Monday, June 13, 2011

St Anthony of Padua

St Anthony's, Wythenshawe
We were married in 1988 in St Anthony's Church, Wythenshawe, Manchester. The church is modelled on St Anthony's Basilica in Padua, which we eventually saw when travelling from Venice to Rome in 2007.

St. Anthony of Padua is a Doctor of the Church and likely the most well known Franciscan saint, after St. Francis of Assisi.

Born to a noble family in Lisbon, Portugal, in 1195, he rejected his family’s wealth and became a Dominican. Moved by the Francisican martyrs of that time, killed for preaching the Gospel, he left his order, joined the Friars Minor and left Portugal to evangelize.

He was such a gifted speaker that he attracted large crowds. Wherever he went, throughout Italy and France, he preached the Gospel. He spoke in multiple tongues and is said to have performed miracles.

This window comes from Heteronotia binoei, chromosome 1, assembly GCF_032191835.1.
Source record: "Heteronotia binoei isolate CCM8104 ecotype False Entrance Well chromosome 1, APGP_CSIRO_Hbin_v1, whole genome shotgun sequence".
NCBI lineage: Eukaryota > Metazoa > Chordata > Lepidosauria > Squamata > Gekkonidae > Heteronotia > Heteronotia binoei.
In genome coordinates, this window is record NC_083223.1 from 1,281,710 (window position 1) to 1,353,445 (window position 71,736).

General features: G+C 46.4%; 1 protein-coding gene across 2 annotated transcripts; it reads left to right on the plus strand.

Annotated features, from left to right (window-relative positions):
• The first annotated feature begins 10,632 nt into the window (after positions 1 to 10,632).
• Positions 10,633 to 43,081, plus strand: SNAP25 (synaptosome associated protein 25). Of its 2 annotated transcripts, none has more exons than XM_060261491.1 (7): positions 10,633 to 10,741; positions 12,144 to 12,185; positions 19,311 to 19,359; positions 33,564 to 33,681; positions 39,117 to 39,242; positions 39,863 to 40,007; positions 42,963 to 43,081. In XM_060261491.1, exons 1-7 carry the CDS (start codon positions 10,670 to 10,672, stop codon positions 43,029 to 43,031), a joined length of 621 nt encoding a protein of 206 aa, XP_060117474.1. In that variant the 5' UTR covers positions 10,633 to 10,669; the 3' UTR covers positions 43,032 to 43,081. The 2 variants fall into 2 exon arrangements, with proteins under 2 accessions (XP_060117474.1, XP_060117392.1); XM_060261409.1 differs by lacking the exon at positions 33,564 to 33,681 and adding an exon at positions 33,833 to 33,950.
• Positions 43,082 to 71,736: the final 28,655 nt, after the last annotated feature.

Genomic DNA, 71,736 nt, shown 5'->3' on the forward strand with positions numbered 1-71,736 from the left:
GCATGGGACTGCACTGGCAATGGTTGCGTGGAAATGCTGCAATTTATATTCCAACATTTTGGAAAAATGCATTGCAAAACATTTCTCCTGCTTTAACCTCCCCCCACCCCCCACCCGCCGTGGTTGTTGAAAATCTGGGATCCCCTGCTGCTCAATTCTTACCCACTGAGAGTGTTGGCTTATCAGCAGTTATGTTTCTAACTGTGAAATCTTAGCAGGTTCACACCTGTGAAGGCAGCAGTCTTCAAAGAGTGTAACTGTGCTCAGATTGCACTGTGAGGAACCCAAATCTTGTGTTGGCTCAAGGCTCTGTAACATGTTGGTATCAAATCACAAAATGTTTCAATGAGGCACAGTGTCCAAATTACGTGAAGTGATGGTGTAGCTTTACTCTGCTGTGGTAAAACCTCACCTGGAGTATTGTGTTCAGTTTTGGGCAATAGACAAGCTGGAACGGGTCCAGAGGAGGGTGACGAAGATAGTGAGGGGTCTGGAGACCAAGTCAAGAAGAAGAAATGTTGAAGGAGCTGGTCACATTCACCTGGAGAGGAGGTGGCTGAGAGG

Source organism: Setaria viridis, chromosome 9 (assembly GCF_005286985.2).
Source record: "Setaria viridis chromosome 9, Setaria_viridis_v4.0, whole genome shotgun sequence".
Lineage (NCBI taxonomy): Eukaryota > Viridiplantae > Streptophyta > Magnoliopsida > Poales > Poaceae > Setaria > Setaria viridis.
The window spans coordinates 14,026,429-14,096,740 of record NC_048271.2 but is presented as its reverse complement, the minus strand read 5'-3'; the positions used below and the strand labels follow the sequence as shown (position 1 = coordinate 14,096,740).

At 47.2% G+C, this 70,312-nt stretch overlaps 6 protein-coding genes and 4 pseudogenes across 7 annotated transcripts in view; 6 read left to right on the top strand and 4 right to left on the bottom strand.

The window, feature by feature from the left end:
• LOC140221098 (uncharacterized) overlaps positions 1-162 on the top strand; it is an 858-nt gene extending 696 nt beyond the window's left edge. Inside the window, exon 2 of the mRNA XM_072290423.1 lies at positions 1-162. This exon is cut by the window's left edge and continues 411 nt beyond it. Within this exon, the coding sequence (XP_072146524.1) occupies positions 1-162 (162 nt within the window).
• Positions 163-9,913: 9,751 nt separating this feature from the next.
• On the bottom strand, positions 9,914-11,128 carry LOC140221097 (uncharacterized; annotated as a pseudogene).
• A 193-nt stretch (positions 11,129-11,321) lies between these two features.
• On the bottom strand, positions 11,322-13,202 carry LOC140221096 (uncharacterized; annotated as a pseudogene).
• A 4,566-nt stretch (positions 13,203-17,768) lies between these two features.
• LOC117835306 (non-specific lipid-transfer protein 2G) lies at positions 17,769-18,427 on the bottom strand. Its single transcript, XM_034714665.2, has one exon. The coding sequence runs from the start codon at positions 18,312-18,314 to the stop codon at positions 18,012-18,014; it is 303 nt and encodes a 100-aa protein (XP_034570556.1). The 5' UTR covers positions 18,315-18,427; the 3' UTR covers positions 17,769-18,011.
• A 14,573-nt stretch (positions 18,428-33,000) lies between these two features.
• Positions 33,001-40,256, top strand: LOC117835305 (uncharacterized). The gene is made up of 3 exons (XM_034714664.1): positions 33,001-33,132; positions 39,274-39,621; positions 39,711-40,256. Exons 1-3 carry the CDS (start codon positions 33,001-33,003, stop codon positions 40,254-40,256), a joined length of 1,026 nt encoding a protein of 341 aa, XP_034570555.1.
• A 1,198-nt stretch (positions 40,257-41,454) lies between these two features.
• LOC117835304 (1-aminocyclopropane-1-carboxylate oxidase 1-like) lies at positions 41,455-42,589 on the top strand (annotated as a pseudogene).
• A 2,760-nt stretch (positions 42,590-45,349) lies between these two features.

St Anthony's Basilica, Padua
He died at the young age of 36 and was canonized in record time — 11 months later on May 30, 1232. When his body was exhumed, his tongue and mandible were found incorrupt. They are still on display at the shrine of St. Anthony, located in Padua, Italy.

Franciscans have played quite a part in my life over the years, being educated up to the age of eleven at St Francis of Assisi school in West Gorton which is in the shadow of the Church of St Francis, known locally as the Monastery.

Last year I went on retreat to the Franciscan Friary at Pantasaph in North Wales, which is now the UK base for Marino Restrepo's Pilgrims of Love as well as home to the national shrine to St Padre Pio .

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